To develop a comprehensive picture between PPC and SEO models, the key is to streamline the knowledge-sharing and decision-making processes. If you’re not lining up key metrics across channels, you could be missing out on opportunities to optimize your marketing strategy and reduce costs. Your key performance indicators (KPIs) should complement each other, aiming for similar long-term objectives. That will make it easier to expand a comprehensive marketing strategy to social media and email marketing.

Analyzing organic traffic can show you not only what users are searching for, but also what Google thinks is the best answer to any given query. PPC, on the other hand, can help you learn about your possible target audience at a scale and speed beyond what organic searches can provide (not to mention the additional metrics provided in Google Analytics). In return, this helps you better target your SEO efforts, making them more cost-effective, which can be important for smaller businesses used to focusing on PPC.

For example, say you’re running a PPC campaign for new patients in a large metro area. If you run different ads for different neighborhoods or regions of that metro area, you can determine which area is most interested in your ads and then create content that will elevate your ranking for that search term. On the other hand, if you notice that your practice has a particularly high search ranking for a certain procedure, you’ll know to run paid ads about that procedure to convert new patients.

Discovering Effective Keywords

Both paid and organic search teams aim to identify terms that best line up with their target audience’s online behavior, leading to traffic and successful conversions. Generally SEO is not an effective method for fast keyword testing, and the results can be murky. Instead, the PPC team should take the lead with testing new terms.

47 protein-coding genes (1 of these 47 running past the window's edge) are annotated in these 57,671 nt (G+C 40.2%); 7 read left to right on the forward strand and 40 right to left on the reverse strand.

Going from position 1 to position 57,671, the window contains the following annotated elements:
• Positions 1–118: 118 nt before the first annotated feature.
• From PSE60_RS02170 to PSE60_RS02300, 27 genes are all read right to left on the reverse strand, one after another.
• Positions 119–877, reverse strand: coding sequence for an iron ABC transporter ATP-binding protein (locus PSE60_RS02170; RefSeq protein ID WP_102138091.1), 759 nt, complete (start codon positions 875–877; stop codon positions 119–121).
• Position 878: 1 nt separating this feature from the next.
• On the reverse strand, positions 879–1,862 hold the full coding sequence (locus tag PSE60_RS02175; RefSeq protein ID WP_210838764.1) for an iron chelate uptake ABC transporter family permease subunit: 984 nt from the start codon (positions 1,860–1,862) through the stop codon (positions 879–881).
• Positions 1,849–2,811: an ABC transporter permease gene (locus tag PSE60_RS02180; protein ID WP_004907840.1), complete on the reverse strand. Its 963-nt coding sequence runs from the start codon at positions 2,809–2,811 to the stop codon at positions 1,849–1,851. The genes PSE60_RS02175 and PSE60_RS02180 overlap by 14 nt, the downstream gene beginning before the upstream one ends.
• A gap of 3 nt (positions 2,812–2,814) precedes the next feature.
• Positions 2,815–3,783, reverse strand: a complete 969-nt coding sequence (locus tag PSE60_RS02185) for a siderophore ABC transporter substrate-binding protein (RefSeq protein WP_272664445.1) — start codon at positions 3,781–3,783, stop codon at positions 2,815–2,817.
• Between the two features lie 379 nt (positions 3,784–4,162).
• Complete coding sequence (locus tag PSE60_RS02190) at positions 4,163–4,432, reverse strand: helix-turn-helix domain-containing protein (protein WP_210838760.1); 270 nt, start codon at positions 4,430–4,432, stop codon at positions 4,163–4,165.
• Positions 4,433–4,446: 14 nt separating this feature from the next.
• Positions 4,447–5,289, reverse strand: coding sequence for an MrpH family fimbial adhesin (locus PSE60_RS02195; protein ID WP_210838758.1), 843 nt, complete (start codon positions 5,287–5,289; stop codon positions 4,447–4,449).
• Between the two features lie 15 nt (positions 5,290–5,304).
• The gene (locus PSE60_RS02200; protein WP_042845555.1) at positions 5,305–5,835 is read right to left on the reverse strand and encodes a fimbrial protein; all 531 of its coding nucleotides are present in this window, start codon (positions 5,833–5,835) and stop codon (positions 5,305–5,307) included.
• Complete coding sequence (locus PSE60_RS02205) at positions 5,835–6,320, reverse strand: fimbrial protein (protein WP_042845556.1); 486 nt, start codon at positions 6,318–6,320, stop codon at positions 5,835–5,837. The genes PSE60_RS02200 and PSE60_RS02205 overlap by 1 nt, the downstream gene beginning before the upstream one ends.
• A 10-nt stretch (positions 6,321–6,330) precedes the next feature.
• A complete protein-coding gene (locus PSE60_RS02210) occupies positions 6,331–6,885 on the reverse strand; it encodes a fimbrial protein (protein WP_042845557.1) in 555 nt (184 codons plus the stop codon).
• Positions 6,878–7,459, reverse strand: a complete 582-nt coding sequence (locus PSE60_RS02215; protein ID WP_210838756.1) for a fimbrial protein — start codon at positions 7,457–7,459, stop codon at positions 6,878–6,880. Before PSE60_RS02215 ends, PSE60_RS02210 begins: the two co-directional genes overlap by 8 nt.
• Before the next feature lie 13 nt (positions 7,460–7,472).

For the best results, organic and paid search teams must share their keyword insights with each other. Popular topic keywords from PPC can become blog posts or articles. Paid ads can include includes common negative keywords to save costs. “Help” keywords suggest an opportunity to present your product as a solution. Long-tail keywords can be especially useful for SEO purposes, as these are more specific and less competitive terms. And if you’re looking for a streamlined way to focus title tags and meta descriptions, automatically incorporating PPC results could be a great habit.

Coordinating to Save Money

Promoting organic content can actually make your paid campaigns cheaper, as search engine algorithms recognize relevant and popular URLs as being more valuable, and lower your bidding price accordingly. Meanwhile, with too much emphasis on PPC, the marketing department could be wasting money. Ad optimization might only lead to incremental improvements. If you convert some PPC keywords to organic content, you may be able to lower your paid engagement with those terms without sacrificing traffic. Experts suggest decreasing your auction efforts by a small margin — perhaps 10-15% for only a few terms at a time, once a week.

The Bottom Line

Specialities within medical marketing can inevitably lead to siloing. But the effort to bridge the gap between PPC and SEO methodologies can lead to invaluable — and actionable — insights. Medical marketing is a highly competitive field, and the marketing teams who work together will be best positioned to build long term strategies, make agile transitions, and ultimately increase ROI across the board.